Apple's set-top box is stuck in between two worlds.
By Dan Moren, Contributor, MacworldSEP 6, 2020 9:00 pm PDT
The Apple TV: perhaps the most unloved of Apple’s major platforms? Even though the Apple TV has been around about as long as the iPhone—it was actually shown off by Steve Jobs before the iPhone’s announcement, though it was then called the “iTV”—the set-top box has long seemed an afterthought for the company.
That’s only increased more recently as Apple has embarked upon partnerships with third-party makers of televisions and set-top competitors to expand the footprint of its Apple TV+ service, bringing those devices features like the Apple TV app and AirPlay 2.
Still, recent rumors suggest that an updated Apple TV may be waiting in the wings, though what enhancements it might feature are largely anybody’s guess. But with all of the changes in the streaming world and Apple’s position in it, is there still room for the Apple TV as a distinct product?
Streaming hardware is omnipresent these days. Almost every TV on the market has its own built-in suite of apps for streaming popular services like Netflix, Hulu, and Amazon Prime, and many boast extensive catalogs of apps. Likewise, Apple faces stiff competition from other popular vendors of set-top boxes, including Amazon, Roku, and Nvidia, almost all of whom offer devices significantly cheaper than the Apple TV.
Streaming boxes have, for better or worse, become commoditized. When you can watch Netflix on half a dozen different devices in your house, it’s hard to make an argument for buying the one that starts at $149 (and that’s not even for the pricier models that support 4K video).
Yes, Apple has positioned the Apple TV as a premium device, and it does offer features that other streaming boxes only put in their own high-end units, if at all, such as support for the Dolby Vision standard. But many consumers aren’t even aware of those high-end standards—many have just gotten to the point of upgrading to 4K.
Which leaves Apple TV’s main selling point as its overall integration with the Apple ecosystem. And since Apple is now offering its streaming service on other manufacturers’ devices, that narrows the exclusivity of that synergy to fewer categories, chief amongst them the App Store.
While the App Store on the Apple TV is surprisingly robust compared to many of its competitors in the set-top space, it pales in comparison to what’s offered on Apple’s other major platforms. Apps for the Apple TV mainly fall into two categories: watching video content and games.
Games is one place where Apple would seem to have a leg-up on competition, thanks to the commonalities between tvOS and the games powerhouse that is iOS/iPadOS. And yet games on the Apple TV have never really taken off. Even recent additions like support for wireless game controllers from Microsoft and Sony haven’t done much to turn the Apple TV into a major player in the game console market.
In large part that’s because Apple’s stuck between a rock and a hard place. Whereas consoles from Microsoft, Sony, and even Nintendo may be pricier propositions, they’re game-playing devices first and streaming devices second. The Apple TV is just the reverse, potentially positioning it as the worst of both worlds: too expensive when stacked against most streaming boxes, and not game-focused enough to compete with the Xbox and PlayStation.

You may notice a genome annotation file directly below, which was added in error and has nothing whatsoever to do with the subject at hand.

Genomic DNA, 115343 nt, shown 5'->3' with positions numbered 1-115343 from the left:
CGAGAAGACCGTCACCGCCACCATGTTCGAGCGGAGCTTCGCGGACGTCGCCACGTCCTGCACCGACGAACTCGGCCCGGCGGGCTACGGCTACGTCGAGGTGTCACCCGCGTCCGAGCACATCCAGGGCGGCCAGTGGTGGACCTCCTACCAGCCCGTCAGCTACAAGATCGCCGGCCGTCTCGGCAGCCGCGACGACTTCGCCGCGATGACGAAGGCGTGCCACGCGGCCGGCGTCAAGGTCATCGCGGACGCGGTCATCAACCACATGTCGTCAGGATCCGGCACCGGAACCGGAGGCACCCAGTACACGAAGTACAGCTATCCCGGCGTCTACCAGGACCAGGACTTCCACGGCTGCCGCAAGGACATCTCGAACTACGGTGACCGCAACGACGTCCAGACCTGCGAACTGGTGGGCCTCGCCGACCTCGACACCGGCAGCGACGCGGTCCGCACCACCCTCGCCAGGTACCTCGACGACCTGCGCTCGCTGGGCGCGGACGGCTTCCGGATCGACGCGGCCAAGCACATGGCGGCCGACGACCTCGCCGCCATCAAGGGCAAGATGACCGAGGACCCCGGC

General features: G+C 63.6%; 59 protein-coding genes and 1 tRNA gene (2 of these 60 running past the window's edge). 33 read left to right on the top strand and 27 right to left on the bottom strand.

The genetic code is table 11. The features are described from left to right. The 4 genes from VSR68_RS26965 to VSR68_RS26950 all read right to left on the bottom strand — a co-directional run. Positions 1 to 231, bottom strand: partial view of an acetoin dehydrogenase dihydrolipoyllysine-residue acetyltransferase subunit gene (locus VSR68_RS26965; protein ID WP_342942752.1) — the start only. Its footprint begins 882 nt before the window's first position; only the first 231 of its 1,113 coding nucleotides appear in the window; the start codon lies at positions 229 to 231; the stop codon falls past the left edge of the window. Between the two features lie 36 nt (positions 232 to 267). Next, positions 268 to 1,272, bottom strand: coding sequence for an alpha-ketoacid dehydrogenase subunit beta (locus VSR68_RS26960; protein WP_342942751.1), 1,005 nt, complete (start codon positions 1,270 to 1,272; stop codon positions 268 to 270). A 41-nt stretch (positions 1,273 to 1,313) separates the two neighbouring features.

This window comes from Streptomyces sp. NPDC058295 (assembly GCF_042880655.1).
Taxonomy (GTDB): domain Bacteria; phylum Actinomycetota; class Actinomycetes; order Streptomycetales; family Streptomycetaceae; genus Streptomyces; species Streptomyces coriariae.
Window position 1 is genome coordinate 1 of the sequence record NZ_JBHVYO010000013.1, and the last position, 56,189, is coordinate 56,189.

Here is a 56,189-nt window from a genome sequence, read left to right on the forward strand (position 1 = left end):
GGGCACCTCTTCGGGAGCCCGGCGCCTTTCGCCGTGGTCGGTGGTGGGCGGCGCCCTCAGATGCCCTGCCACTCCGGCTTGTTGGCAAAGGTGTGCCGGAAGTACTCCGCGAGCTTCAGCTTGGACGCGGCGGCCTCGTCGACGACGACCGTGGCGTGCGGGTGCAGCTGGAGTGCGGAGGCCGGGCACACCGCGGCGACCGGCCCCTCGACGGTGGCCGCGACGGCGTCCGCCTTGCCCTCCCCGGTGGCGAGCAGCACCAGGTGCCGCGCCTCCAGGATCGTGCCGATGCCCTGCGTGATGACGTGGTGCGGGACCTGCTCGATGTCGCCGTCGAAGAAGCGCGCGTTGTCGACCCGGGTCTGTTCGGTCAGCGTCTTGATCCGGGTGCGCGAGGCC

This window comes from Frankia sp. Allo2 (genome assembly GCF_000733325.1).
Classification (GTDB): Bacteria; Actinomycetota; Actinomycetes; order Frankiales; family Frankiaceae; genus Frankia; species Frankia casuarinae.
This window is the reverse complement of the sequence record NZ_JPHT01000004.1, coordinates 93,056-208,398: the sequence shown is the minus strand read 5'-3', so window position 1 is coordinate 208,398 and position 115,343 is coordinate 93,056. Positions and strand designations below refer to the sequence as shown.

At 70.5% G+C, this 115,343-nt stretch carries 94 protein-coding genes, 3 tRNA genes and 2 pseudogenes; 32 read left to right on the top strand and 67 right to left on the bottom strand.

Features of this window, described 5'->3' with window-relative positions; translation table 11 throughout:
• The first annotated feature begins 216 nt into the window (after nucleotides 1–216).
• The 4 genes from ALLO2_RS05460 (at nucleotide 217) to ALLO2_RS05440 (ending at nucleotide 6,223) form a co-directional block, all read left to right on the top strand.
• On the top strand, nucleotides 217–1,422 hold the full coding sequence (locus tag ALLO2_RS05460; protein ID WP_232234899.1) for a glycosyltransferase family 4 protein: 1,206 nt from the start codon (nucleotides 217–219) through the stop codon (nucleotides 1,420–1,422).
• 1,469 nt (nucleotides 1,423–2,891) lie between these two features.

The other big weakness in the Apple TV’s line-up is its remote. Much of Apple’s innovative engineering on the Apple TV has gone into designing the Siri Remote, which features a trackpad as well as a microphone for using the eponymous virtual assistant.
While those features are clever, the focus on them has made the remote contentious, largely because they’ve made it less functional for its primary purpose of being a remote. For example, the Siri Remote’s symmetrical design means that it’s all too easy to pick it up upside down. And it’s so slim and small compared with other remotes that it’s all too easy to misplace—an expensive proposition given that replacing it will cost you $59, for which price you could easily buy an entirely new streaming box.
From reports, Apple is primed to fix the issue of losing the remote by adding support for its Find My location feature to the remote, but that’s arguably the least of its problems. For a company that puts such a premium on designing devices for users, the Siri Remote feels like a swing and a miss.
Despite the commoditization of the streaming box market, it’s clear that Apple continues to believe the Apple TV is a going concern—and given the profit margin it’s probably pulling down on the set-top boxes, it’s hard to argue. The high-end 4K models start at $179, with a $199 version boasting 64GB of storage. What do you need 64GB of storage for? Apple says if you play lots of games or download lots of apps, but speaking as someone who has downloaded many of both over the past several years, I’ve never even come close to filling the 16GB. (And I’ve encountered very few cases of users who feel like the 16GB model didn’t fit their need.)
None of this is to say that the Apple TV isn’t an impressive piece of hardware where streaming is concerned. But it’s most definitely a niche market: a fancy sports car in a world full of sensible sedans. Sure, people may keep buying them, but very few people really need one, and eventually, for most people, practicality is going to trump luxury.
Dan has been writing about all things Apple since 2006, when he first started contributing to the MacUser blog. He's a prolific podcaster and the author of several novels; hist latest is the forthcoming supernatural detective story All Souls Lost.